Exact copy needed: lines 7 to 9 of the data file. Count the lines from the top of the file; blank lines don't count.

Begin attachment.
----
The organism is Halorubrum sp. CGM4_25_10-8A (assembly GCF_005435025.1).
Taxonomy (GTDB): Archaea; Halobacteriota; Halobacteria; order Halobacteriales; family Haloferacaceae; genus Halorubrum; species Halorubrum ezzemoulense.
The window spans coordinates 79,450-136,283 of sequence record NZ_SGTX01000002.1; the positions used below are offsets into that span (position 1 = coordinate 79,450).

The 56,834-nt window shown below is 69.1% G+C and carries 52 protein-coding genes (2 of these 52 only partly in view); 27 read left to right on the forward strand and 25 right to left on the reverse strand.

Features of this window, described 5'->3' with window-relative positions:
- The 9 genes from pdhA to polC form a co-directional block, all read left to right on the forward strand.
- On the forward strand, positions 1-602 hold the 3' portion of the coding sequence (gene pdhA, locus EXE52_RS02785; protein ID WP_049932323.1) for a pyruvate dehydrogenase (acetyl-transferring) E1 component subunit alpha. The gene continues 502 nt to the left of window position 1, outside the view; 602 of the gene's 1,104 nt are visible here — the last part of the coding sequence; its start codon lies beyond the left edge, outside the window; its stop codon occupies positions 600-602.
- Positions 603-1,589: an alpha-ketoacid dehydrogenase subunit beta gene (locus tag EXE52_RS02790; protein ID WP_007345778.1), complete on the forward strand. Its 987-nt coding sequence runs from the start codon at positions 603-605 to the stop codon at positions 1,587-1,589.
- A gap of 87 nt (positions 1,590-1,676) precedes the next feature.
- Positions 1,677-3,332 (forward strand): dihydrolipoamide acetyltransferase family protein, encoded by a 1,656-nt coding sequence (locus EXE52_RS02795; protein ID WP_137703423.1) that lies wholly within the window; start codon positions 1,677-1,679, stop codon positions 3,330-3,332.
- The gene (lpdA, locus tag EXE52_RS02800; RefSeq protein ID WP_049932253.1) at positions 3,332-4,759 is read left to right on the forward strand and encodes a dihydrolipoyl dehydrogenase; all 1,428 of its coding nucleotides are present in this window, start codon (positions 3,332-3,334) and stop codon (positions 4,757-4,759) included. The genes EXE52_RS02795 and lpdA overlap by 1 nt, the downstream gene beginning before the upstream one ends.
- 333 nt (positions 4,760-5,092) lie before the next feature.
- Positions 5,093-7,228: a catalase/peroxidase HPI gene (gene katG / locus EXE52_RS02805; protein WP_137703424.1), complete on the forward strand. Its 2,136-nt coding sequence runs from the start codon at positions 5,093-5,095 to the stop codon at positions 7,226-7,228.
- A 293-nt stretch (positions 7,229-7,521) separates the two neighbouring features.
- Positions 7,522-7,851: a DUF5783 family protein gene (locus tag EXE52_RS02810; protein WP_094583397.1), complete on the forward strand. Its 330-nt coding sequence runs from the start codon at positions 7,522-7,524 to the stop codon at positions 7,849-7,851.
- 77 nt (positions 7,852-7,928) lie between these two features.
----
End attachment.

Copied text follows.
- On the forward strand, positions 1-602 hold the 3' portion of the coding sequence (gene pdhA, locus EXE52_RS02785; protein ID WP_049932323.1) for a pyruvate dehydrogenase (acetyl-transferring) E1 component subunit alpha. The gene continues 502 nt to the left of window position 1, outside the view; 602 of the gene's 1,104 nt are visible here — the last part of the coding sequence; its start codon lies beyond the left edge, outside the window; its stop codon occupies positions 600-602.
- Positions 603-1,589: an alpha-ketoacid dehydrogenase subunit beta gene (locus tag EXE52_RS02790; protein ID WP_007345778.1), complete on the forward strand. Its 987-nt coding sequence runs from the start codon at positions 603-605 to the stop codon at positions 1,587-1,589.
- A gap of 87 nt (positions 1,590-1,676) precedes the next feature.